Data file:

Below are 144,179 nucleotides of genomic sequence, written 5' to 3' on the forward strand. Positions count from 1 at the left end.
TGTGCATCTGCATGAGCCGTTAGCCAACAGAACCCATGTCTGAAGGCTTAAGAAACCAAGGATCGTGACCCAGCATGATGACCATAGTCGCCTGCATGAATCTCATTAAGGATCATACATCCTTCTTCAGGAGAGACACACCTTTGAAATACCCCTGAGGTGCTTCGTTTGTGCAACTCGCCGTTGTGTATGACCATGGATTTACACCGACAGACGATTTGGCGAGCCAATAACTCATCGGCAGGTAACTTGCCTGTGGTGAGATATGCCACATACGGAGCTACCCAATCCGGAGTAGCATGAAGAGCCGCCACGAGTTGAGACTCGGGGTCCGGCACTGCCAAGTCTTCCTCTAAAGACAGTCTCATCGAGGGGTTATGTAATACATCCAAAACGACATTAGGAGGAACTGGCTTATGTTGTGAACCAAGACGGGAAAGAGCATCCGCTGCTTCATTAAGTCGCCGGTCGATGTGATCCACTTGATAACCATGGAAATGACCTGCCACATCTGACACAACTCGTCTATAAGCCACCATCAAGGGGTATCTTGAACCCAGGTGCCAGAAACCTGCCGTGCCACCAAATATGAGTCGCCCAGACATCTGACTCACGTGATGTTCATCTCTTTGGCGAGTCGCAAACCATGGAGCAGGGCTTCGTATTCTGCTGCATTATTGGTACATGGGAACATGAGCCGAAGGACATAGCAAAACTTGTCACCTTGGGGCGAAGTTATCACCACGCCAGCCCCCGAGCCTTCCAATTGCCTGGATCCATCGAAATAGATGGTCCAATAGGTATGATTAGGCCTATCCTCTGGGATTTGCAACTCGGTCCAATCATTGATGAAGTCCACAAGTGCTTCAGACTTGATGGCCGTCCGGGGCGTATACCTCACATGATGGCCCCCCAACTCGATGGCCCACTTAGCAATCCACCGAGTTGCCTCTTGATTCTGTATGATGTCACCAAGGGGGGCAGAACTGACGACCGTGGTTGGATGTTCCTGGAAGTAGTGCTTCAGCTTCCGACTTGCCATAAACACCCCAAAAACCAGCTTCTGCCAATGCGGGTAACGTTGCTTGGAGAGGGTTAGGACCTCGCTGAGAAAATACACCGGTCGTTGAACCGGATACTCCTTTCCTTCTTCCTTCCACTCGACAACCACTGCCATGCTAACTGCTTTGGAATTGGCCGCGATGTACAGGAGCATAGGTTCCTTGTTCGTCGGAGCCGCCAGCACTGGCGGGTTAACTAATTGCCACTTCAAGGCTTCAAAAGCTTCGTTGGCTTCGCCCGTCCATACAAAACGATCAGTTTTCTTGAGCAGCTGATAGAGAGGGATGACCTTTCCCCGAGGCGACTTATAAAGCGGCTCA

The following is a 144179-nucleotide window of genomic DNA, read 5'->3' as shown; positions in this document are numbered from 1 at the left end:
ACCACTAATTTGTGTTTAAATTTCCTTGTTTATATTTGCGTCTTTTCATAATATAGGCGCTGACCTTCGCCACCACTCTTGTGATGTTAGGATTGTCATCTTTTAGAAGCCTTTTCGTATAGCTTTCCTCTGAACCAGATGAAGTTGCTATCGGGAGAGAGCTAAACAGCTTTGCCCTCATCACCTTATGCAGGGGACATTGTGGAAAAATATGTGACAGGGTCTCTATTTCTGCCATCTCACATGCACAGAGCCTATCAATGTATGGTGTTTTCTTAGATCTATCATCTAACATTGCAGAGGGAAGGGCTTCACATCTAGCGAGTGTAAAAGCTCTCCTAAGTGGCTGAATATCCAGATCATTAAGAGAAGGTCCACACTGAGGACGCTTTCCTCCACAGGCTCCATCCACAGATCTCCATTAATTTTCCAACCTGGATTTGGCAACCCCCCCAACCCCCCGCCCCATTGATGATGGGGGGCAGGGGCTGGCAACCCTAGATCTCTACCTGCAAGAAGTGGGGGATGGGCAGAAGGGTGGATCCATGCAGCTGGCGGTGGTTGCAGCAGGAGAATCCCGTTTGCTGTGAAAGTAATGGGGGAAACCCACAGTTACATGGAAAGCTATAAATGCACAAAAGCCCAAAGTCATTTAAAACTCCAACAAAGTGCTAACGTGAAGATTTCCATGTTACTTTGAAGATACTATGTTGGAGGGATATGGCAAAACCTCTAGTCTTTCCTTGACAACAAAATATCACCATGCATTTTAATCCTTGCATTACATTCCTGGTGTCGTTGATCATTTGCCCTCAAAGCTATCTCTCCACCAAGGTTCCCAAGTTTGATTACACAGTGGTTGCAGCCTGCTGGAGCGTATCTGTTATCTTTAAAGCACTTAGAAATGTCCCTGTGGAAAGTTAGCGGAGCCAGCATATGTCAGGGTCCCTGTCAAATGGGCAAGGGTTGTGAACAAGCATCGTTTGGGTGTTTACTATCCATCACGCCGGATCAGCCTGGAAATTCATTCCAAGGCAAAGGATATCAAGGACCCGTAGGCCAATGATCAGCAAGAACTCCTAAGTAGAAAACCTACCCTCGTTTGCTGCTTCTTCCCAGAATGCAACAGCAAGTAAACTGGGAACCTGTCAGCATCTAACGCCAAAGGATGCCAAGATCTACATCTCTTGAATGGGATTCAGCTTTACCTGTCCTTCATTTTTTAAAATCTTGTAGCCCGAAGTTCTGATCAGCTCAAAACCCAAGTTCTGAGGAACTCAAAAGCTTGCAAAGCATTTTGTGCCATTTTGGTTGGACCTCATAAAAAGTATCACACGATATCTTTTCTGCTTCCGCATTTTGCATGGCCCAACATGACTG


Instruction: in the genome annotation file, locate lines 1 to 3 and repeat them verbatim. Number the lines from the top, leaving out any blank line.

Below are 144,179 nucleotides of genomic sequence, written 5' to 3' on the forward strand. Positions count from 1 at the left end.
TGTGCATCTGCATGAGCCGTTAGCCAACAGAACCCATGTCTGAAGGCTTAAGAAACCAAGGATCGTGACCCAGCATGATGACCATAGTCGCCTGCATGAATCTCATTAAGGATCATACATCCTTCTTCAGGAGAGACACACCTTTGAAATACCCCTGAGGTGCTTCGTTTGTGCAACTCGCCGTTGTGTATGACCATGGATTTACACCGACAGACGATTTGGCGAGCCAATAACTCATCGGCAGGTAACTTGCCTGTGGTGAGATATGCCACATACGGAGCTACCCAATCCGGAGTAGCATGAAGAGCCGCCACGAGTTGAGACTCGGGGTCCGGCACTGCCAAGTCTTCCTCTAAAGACAGTCTCATCGAGGGGTTATGTAATACATCCAAAACGACATTAGGAGGAACTGGCTTATGTTGTGAACCAAGACGGGAAAGAGCATCCGCTGCTTCATTAAGTCGCCGGTCGATGTGATCCACTTGATAACCATGGAAATGACCTGCCACATCTGACACAACTCGTCTATAAGCCACCATCAAGGGGTATCTTGAACCCAGGTGCCAGAAACCTGCCGTGCCACCAAATATGAGTCGCCCAGACATCTGACTCACGTGATGTTCATCTCTTTGGCGAGTCGCAAACCATGGAGCAGGGCTTCGTATTCTGCTGCATTATTGGTACATGGGAACATGAGCCGAAGGACATAGCAAAACTTGTCACCTTGGGGCGAAGTTATCACCACGCCAGCCCCCGAGCCTTCCAATTGCCTGGATCCATCGAAATAGATGGTCCAATAGGTATGATTAGGCCTATCCTCTGGGATTTGCAACTCGGTCCAATCATTGATGAAGTCCACAAGTGCTTCAGACTTGATGGCCGTCCGGGGCGTATACCTCACATGATGGCCCCCCAACTCGATGGCCCACTTAGCAATCCACCGAGTTGCCTCTTGATTCTGTATGATGTCACCAAGGGGGGCAGAACTGACGACCGTGGTTGGATGTTCCTGGAAGTAGTGCTTCAGCTTCCGACTTGCCATAAACACCCCAAAAACCAGCTTCTGCCAATGCGGGTAACGTTGCTTGGAGAGGGTTAGGACCTCGCTGAGAAAATACACCGGTCGTTGAACCGGATACTCCTTTCCTTCTTCCTTCCACTCGACAACCACTGCCATGCTAACTGCTTTGGAATTGGCCGCGATGTACAGGAGCATAGGTTCCTTGTTCGTCGGAGCCGCCAGCACTGGCGGGTTAACTAATTGCCACTTCAAGGCTTCAAAAGCTTCGTTGGCTTCGCCCGTCCATACAAAACGATCAGTTTTCTTGAGCAGCTGATAGAGAGGGATGACCTTTCCCCGAGGCGACTTATAAAGCGGCTCA

The following is a 144179-nucleotide window of genomic DNA, read 5'->3' as shown; positions in this document are numbered from 1 at the left end: